140: Han certainly has courage
early-mid 1978? | age 9/10? Well… looky here boys, we got ourselves one a them there Shape-Shifters! The ever changing actors of SWa9!
Shape-shifting actors, revisions at various times, blue biro, black biro… How much fun would this comic be if it was consistent? “Consistent”—sigh. That boring word that clients spout when they’re evaluating your work. But look on the bright side: it’s the only sensible thing they’ll ever say on design matters. It’s better than: “Fun & Funky.” You know, sometimes I think that the Victorian art critic John Ruskin might have enjoyed the choppy-changey look of this Star Wars comic. One of the things he loved in gothic architecture was that the many craftsmen working on a building would throw in a bit of this, and a bit of that, as the fancy took them—without some architect constantly telling them to stay on-model, on-style. I must say, I enjoy going into a Gothic buildings—such as the Cathedral in Chester, England—and discovering remnants of Romanesque architecture which have been absorbed by the Gothic revisions, but not demolished and removed to make the whole consistent with one person’s grand vision. But, I digress, from matters Star Wars related…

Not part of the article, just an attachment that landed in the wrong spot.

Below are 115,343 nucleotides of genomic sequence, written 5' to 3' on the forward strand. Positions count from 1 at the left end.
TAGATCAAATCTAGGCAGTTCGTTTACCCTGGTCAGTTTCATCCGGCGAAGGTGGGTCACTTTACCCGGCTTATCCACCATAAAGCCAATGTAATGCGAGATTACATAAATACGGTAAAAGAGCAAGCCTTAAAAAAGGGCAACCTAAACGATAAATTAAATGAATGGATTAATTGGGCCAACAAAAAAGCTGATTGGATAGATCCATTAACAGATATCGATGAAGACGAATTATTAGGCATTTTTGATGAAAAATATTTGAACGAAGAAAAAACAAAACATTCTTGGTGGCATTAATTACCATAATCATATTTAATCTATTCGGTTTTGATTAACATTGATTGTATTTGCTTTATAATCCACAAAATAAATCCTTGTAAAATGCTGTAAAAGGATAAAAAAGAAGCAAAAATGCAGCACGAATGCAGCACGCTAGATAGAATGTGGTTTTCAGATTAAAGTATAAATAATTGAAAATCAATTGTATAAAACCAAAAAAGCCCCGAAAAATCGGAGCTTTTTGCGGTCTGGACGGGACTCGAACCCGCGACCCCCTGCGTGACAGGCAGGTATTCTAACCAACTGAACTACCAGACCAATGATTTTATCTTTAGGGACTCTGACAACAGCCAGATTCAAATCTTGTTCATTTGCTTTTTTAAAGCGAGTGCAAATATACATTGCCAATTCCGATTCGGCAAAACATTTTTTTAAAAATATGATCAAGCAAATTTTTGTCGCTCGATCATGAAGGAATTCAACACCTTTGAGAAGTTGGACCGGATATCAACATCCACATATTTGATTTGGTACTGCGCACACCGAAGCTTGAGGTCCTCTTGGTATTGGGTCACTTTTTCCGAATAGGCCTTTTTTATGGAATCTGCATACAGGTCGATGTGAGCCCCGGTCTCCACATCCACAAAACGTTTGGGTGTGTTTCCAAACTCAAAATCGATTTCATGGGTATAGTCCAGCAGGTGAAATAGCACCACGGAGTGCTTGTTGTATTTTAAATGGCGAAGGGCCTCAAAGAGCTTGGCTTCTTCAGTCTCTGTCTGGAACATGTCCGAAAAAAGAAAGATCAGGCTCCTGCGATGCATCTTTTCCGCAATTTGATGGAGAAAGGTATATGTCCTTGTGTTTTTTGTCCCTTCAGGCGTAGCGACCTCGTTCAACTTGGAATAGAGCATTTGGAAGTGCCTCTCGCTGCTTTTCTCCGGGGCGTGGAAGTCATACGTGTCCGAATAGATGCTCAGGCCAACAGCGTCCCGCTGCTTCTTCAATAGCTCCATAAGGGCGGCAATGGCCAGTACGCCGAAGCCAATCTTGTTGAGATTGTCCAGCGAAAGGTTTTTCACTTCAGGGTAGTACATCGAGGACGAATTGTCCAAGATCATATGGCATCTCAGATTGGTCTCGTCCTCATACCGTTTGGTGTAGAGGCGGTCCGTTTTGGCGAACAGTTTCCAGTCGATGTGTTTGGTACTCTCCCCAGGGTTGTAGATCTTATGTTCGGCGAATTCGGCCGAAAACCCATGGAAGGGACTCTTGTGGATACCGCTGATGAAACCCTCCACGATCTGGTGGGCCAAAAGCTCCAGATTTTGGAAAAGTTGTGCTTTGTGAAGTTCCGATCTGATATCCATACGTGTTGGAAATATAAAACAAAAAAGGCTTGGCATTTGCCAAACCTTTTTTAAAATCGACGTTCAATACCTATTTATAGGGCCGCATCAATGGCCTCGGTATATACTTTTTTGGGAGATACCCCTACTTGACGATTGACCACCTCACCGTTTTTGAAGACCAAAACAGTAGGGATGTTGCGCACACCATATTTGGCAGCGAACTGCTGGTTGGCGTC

Yep, in the last panel, Han reminds me—very appropriately—of shape-shifter Sam Merlotte in the TV series True Blood. Does anyone remember that show? It was pretty darned good. Was. And what the heck is he saying in panel 3? Maybe it’s supposed to be an “Ah-ha!” of sudden realisation—or shock? If you revisit to see the next page, will all be revealed? Probably not! I’ll let you give it your own meaning.
—The enigmatic Han Solo, Star Wars age 9, 1978
Look at panel 2. Was any real effort put into that drawing of Han? Aren’t you glad now – that none was? It’s funny. “Heh heh!” And look at the the poor terrified ickle stormtrooper! Such reckless abandon on the part of Solo, and the artist!
Helpful & Informative Film Credits!
Here’s the back of the page, in case you’re curious! John Dy-kas-tra just seems right, doesn’t it? Certainly, that’s how my pals and I thought it was pronounced. Maybe we were so accustomed to seeing ads for toys that stated “In die-cast metal!” But it also just trips off the tongue more easily than the correct Dykstra. Sorry John!